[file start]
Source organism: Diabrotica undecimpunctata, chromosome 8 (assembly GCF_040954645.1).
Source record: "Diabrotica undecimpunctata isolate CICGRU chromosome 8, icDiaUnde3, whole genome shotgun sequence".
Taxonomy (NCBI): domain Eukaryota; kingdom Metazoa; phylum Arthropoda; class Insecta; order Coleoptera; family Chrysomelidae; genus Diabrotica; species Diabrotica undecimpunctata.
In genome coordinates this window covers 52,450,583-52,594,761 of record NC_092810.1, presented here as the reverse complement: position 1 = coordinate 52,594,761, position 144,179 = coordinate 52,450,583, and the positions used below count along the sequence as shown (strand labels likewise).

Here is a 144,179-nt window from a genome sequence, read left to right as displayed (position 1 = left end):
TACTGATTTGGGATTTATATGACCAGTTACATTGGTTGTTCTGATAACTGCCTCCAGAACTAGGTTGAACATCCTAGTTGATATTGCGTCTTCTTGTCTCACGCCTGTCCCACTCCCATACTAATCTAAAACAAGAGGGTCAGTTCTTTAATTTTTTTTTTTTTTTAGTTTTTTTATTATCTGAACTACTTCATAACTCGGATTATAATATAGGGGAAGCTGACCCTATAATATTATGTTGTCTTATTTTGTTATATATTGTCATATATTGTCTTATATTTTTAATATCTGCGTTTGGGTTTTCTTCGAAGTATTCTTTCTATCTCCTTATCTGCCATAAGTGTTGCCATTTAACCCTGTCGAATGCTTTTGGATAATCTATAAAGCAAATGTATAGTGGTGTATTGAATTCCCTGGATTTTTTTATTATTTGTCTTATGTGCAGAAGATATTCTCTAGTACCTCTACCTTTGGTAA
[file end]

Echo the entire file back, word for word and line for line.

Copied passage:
Source organism: Diabrotica undecimpunctata, chromosome 8 (assembly GCF_040954645.1).
Source record: "Diabrotica undecimpunctata isolate CICGRU chromosome 8, icDiaUnde3, whole genome shotgun sequence".
Taxonomy (NCBI): domain Eukaryota; kingdom Metazoa; phylum Arthropoda; class Insecta; order Coleoptera; family Chrysomelidae; genus Diabrotica; species Diabrotica undecimpunctata.
In genome coordinates this window covers 52,450,583-52,594,761 of record NC_092810.1, presented here as the reverse complement: position 1 = coordinate 52,594,761, position 144,179 = coordinate 52,450,583, and the positions used below count along the sequence as shown (strand labels likewise).

Here is a 144,179-nt window from a genome sequence, read left to right as displayed (position 1 = left end):
TACTGATTTGGGATTTATATGACCAGTTACATTGGTTGTTCTGATAACTGCCTCCAGAACTAGGTTGAACATCCTAGTTGATATTGCGTCTTCTTGTCTCACGCCTGTCCCACTCCCATACTAATCTAAAACAAGAGGGTCAGTTCTTTAATTTTTTTTTTTTTTTAGTTTTTTTATTATCTGAACTACTTCATAACTCGGATTATAATATAGGGGAAGCTGACCCTATAATATTATGTTGTCTTATTTTGTTATATATTGTCATATATTGTCTTATATTTTTAATATCTGCGTTTGGGTTTTCTTCGAAGTATTCTTTCTATCTCCTTATCTGCCATAAGTGTTGCCATTTAACCCTGTCGAATGCTTTTGGATAATCTATAAAGCAAATGTATAGTGGTGTATTGAATTCCCTGGATTTTTTTATTATTTGTCTTATGTGCAGAAGATATTCTCTAGTACCTCTACCTTTGGTAA